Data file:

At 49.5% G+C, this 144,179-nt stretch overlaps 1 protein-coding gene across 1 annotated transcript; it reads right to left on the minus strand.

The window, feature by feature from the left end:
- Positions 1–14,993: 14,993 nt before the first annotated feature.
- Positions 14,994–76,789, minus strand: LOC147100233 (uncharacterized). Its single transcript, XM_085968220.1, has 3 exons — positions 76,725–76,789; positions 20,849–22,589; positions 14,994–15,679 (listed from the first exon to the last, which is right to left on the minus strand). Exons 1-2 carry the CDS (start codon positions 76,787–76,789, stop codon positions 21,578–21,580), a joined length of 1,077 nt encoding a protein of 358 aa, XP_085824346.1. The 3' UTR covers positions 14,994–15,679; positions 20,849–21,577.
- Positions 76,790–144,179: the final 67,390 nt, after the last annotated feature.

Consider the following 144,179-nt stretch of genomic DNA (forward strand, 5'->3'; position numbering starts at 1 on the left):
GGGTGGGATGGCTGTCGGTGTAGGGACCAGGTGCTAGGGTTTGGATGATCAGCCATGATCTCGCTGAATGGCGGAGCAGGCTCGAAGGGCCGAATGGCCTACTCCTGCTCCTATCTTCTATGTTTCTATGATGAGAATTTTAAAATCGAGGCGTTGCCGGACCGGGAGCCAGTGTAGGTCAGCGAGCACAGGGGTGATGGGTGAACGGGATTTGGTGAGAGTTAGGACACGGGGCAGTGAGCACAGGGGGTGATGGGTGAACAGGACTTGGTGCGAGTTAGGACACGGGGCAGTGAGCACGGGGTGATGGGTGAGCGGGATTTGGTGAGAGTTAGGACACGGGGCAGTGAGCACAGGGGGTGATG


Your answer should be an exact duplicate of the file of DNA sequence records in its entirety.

At 49.5% G+C, this 144,179-nt stretch overlaps 1 protein-coding gene across 1 annotated transcript; it reads right to left on the minus strand.

The window, feature by feature from the left end:
- Positions 1–14,993: 14,993 nt before the first annotated feature.
- Positions 14,994–76,789, minus strand: LOC147100233 (uncharacterized). Its single transcript, XM_085968220.1, has 3 exons — positions 76,725–76,789; positions 20,849–22,589; positions 14,994–15,679 (listed from the first exon to the last, which is right to left on the minus strand). Exons 1-2 carry the CDS (start codon positions 76,787–76,789, stop codon positions 21,578–21,580), a joined length of 1,077 nt encoding a protein of 358 aa, XP_085824346.1. The 3' UTR covers positions 14,994–15,679; positions 20,849–21,577.
- Positions 76,790–144,179: the final 67,390 nt, after the last annotated feature.

Consider the following 144,179-nt stretch of genomic DNA (forward strand, 5'->3'; position numbering starts at 1 on the left):
GGGTGGGATGGCTGTCGGTGTAGGGACCAGGTGCTAGGGTTTGGATGATCAGCCATGATCTCGCTGAATGGCGGAGCAGGCTCGAAGGGCCGAATGGCCTACTCCTGCTCCTATCTTCTATGTTTCTATGATGAGAATTTTAAAATCGAGGCGTTGCCGGACCGGGAGCCAGTGTAGGTCAGCGAGCACAGGGGTGATGGGTGAACGGGATTTGGTGAGAGTTAGGACACGGGGCAGTGAGCACAGGGGGTGATGGGTGAACAGGACTTGGTGCGAGTTAGGACACGGGGCAGTGAGCACGGGGTGATGGGTGAGCGGGATTTGGTGAGAGTTAGGACACGGGGCAGTGAGCACAGGGGGTGATG